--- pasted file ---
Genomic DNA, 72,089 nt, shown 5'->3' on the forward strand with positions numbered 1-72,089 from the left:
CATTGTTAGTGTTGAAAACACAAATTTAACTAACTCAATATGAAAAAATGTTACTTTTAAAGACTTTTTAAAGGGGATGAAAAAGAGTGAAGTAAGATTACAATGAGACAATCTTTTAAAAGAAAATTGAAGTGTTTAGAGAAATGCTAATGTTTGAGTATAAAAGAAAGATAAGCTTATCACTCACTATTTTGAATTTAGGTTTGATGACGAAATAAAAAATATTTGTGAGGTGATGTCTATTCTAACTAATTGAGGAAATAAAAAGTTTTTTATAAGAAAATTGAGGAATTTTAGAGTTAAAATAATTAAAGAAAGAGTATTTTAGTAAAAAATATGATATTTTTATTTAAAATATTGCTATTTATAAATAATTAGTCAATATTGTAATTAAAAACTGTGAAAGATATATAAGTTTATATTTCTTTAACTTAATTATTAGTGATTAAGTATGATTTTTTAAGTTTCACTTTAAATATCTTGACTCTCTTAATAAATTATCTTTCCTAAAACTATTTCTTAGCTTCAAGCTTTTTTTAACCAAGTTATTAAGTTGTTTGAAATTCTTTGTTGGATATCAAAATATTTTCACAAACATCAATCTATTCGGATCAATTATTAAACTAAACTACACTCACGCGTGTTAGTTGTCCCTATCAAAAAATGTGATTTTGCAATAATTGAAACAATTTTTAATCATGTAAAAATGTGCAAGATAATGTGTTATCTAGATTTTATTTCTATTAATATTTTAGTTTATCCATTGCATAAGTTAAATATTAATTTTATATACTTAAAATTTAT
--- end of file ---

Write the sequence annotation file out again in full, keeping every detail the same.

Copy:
Genomic DNA, 72,089 nt, shown 5'->3' on the forward strand with positions numbered 1-72,089 from the left:
CATTGTTAGTGTTGAAAACACAAATTTAACTAACTCAATATGAAAAAATGTTACTTTTAAAGACTTTTTAAAGGGGATGAAAAAGAGTGAAGTAAGATTACAATGAGACAATCTTTTAAAAGAAAATTGAAGTGTTTAGAGAAATGCTAATGTTTGAGTATAAAAGAAAGATAAGCTTATCACTCACTATTTTGAATTTAGGTTTGATGACGAAATAAAAAATATTTGTGAGGTGATGTCTATTCTAACTAATTGAGGAAATAAAAAGTTTTTTATAAGAAAATTGAGGAATTTTAGAGTTAAAATAATTAAAGAAAGAGTATTTTAGTAAAAAATATGATATTTTTATTTAAAATATTGCTATTTATAAATAATTAGTCAATATTGTAATTAAAAACTGTGAAAGATATATAAGTTTATATTTCTTTAACTTAATTATTAGTGATTAAGTATGATTTTTTAAGTTTCACTTTAAATATCTTGACTCTCTTAATAAATTATCTTTCCTAAAACTATTTCTTAGCTTCAAGCTTTTTTTAACCAAGTTATTAAGTTGTTTGAAATTCTTTGTTGGATATCAAAATATTTTCACAAACATCAATCTATTCGGATCAATTATTAAACTAAACTACACTCACGCGTGTTAGTTGTCCCTATCAAAAAATGTGATTTTGCAATAATTGAAACAATTTTTAATCATGTAAAAATGTGCAAGATAATGTGTTATCTAGATTTTATTTCTATTAATATTTTAGTTTATCCATTGCATAAGTTAAATATTAATTTTATATACTTAAAATTTAT